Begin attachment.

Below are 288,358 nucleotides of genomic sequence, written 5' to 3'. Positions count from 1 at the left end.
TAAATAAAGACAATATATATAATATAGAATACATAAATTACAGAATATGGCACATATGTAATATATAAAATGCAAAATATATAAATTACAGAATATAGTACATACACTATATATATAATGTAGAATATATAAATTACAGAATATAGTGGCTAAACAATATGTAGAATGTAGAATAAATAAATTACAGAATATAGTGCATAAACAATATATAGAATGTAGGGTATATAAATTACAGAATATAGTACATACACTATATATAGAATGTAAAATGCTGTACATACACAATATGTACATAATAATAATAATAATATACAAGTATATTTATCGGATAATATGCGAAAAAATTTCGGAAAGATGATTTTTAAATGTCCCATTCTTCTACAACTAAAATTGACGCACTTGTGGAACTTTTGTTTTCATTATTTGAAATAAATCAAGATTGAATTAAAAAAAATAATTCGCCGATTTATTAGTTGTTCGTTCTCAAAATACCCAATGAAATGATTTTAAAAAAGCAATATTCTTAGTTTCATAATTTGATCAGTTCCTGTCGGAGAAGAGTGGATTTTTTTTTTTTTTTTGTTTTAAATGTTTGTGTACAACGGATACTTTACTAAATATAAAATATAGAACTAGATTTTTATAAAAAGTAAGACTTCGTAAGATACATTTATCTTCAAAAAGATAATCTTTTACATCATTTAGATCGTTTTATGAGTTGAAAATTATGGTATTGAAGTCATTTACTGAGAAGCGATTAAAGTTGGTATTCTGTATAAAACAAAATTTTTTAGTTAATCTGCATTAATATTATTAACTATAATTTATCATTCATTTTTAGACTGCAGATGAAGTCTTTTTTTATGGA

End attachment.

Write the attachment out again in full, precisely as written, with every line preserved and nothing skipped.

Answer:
Below are 288,358 nucleotides of genomic sequence, written 5' to 3'. Positions count from 1 at the left end.
TAAATAAAGACAATATATATAATATAGAATACATAAATTACAGAATATGGCACATATGTAATATATAAAATGCAAAATATATAAATTACAGAATATAGTACATACACTATATATATAATGTAGAATATATAAATTACAGAATATAGTGGCTAAACAATATGTAGAATGTAGAATAAATAAATTACAGAATATAGTGCATAAACAATATATAGAATGTAGGGTATATAAATTACAGAATATAGTACATACACTATATATAGAATGTAAAATGCTGTACATACACAATATGTACATAATAATAATAATAATATACAAGTATATTTATCGGATAATATGCGAAAAAATTTCGGAAAGATGATTTTTAAATGTCCCATTCTTCTACAACTAAAATTGACGCACTTGTGGAACTTTTGTTTTCATTATTTGAAATAAATCAAGATTGAATTAAAAAAAATAATTCGCCGATTTATTAGTTGTTCGTTCTCAAAATACCCAATGAAATGATTTTAAAAAAGCAATATTCTTAGTTTCATAATTTGATCAGTTCCTGTCGGAGAAGAGTGGATTTTTTTTTTTTTTTTGTTTTAAATGTTTGTGTACAACGGATACTTTACTAAATATAAAATATAGAACTAGATTTTTATAAAAAGTAAGACTTCGTAAGATACATTTATCTTCAAAAAGATAATCTTTTACATCATTTAGATCGTTTTATGAGTTGAAAATTATGGTATTGAAGTCATTTACTGAGAAGCGATTAAAGTTGGTATTCTGTATAAAACAAAATTTTTTAGTTAATCTGCATTAATATTATTAACTATAATTTATCATTCATTTTTAGACTGCAGATGAAGTCTTTTTTTATGGA